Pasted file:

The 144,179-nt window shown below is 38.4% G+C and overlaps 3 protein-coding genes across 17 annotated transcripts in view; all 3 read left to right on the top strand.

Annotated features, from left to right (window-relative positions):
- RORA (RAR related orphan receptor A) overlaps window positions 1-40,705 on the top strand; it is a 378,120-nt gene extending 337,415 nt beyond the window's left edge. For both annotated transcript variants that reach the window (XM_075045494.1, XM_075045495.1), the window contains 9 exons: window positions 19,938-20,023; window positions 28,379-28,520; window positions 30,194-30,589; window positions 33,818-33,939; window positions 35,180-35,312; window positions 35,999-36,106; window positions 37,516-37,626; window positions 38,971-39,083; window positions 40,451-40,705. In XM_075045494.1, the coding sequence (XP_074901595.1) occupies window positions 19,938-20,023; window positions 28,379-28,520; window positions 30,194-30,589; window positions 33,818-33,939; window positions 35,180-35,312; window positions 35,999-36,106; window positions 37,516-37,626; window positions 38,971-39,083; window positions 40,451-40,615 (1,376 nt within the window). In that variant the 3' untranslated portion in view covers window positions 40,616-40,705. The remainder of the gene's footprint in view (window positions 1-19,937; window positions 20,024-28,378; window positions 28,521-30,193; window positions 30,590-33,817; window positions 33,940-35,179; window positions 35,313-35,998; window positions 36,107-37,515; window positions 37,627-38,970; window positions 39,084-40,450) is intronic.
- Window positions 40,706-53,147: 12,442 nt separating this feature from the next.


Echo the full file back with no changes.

The 144,179-nt window shown below is 38.4% G+C and overlaps 3 protein-coding genes across 17 annotated transcripts in view; all 3 read left to right on the top strand.

Annotated features, from left to right (window-relative positions):
- RORA (RAR related orphan receptor A) overlaps window positions 1-40,705 on the top strand; it is a 378,120-nt gene extending 337,415 nt beyond the window's left edge. For both annotated transcript variants that reach the window (XM_075045494.1, XM_075045495.1), the window contains 9 exons: window positions 19,938-20,023; window positions 28,379-28,520; window positions 30,194-30,589; window positions 33,818-33,939; window positions 35,180-35,312; window positions 35,999-36,106; window positions 37,516-37,626; window positions 38,971-39,083; window positions 40,451-40,705. In XM_075045494.1, the coding sequence (XP_074901595.1) occupies window positions 19,938-20,023; window positions 28,379-28,520; window positions 30,194-30,589; window positions 33,818-33,939; window positions 35,180-35,312; window positions 35,999-36,106; window positions 37,516-37,626; window positions 38,971-39,083; window positions 40,451-40,615 (1,376 nt within the window). In that variant the 3' untranslated portion in view covers window positions 40,616-40,705. The remainder of the gene's footprint in view (window positions 1-19,937; window positions 20,024-28,378; window positions 28,521-30,193; window positions 30,590-33,817; window positions 33,940-35,179; window positions 35,313-35,998; window positions 36,107-37,515; window positions 37,627-38,970; window positions 39,084-40,450) is intronic.
- Window positions 40,706-53,147: 12,442 nt separating this feature from the next.